• [KB6NU] Amateur radio in the news: The birth of radio astronomy, ham ra

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    Amateur radio in the news: The birth of radio astronomy, ham radio still
    has a role, local club preserves radio history

    Posted: 25 Jul 2022 05:34 AM PDT https://www.kb6nu.com/amateur-radio-in-the-news-the-birth-of-radio-astronomy-ham-radio-still-has-a-role-local-club-preserves-radio-history/?utm_source=feedburner&utm_medium=email

    The birth of radio astronomy

    Back in the 1930s radio communication was opening up the world. For the
    first time it was becoming technically possible for a person in any country
    to communicate with anyone else on the planet.

    One of the companies working on this new communications frontier was Bell
    Labs, in New Jersey. To help them design the new system, they gave one of
    their engineers, Karl Jansky, the job of identifying sources of
    interference that could affect the new services. Over the following months
    he identified the radio static from thunderstorms and other natural
    phenomena, and the countless forms of manmade interference.

    Intriguingly, he found that when this interference was absent, he could
    hear a steady hiss, which went away if he disconnected the antenna. He
    scanned with the antenna and found the direction in which the hiss was strongest, and found, to his surprise that during the day the interference
    peak moved from east to west. After months of work he concluded the culprit
    was the Milky Way, with the strongest signals coming from the direction of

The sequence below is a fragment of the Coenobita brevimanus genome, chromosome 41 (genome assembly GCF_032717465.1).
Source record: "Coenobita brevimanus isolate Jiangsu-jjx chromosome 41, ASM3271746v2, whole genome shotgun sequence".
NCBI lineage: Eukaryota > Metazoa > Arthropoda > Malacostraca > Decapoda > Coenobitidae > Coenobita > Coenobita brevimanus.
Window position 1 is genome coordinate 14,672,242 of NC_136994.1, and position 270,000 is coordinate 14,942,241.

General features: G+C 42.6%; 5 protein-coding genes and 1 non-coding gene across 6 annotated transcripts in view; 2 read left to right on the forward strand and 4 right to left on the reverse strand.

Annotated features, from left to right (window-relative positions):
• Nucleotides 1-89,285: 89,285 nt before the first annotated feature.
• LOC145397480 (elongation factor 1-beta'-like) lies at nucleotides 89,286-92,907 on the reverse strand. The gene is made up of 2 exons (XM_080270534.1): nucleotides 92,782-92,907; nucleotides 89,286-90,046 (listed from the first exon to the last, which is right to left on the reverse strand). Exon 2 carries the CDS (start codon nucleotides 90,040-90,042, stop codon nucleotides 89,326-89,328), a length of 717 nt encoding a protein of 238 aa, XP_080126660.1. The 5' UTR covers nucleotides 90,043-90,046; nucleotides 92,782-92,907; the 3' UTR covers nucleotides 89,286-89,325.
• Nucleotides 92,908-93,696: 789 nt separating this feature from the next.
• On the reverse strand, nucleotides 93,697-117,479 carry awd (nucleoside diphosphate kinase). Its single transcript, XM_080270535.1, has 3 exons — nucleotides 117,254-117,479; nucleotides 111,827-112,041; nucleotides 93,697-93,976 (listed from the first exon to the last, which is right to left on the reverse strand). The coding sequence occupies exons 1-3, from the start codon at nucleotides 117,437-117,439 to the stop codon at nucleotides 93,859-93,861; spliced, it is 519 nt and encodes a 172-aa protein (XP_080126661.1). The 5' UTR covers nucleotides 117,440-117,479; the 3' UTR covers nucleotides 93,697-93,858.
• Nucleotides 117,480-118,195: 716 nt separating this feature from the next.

the constellation Sagittarius. Jansky had discovered cosmic radio waves,
    that the Milky Way is a radio source, and the strongest emissions come from
    the direction of the centre of our galaxy.

    HAM radio still has a role in our modern age

    TOLEDO, Ohio (WTVG) When severe weather is in the forecast, a sometimes-forgotten group of people tune in to help relay important information. The technology behind HAM radios is about 130 years old, but
    the simplicity of that form of communication makes it very durable, and a reliable backup during emergencies.

    “HAM Radio is pretty much if everything else fails. No cell phones, no internet, anything like that. Amateur radio can still get out and send
    messages to whomever would need them,” explained Brenda Krukowski, a HAM radio operator with Amateur Radio Emergency Services (ARES).

    Local Amateur Radio Club preserves radio history

    Today, most people take radio for granted as they have been able to listen
    to music and news like it has always been there. However, if you could to
    go back before the turn of the century and turn on one of today’s radios,
    all you would hear would be silence and static. It was only after the turn
    of the century when you might even hear only Morse Code dits and dahls then used to communicate as voice was not yet possible.

    Recently, Highland Amateur Radio Association member Dr. David Gunderman notified the Club his father, Robert, needed to relocate to a smaller
    residence and wanted to donate his early “home-brewed” radio equipment to an organization who would not only honor those early radio pioneers but preserve the equipment he designed and built for future generations (with
    an interest in early radio history) to enjoy and appreciate.

    Thus, a different and challenging project was undertaken by the Highland
    County Club.


    The post Amateur radio in the news: The birth of radio astronomy, ham radio still has a role, local club preserves radio history appeared first on
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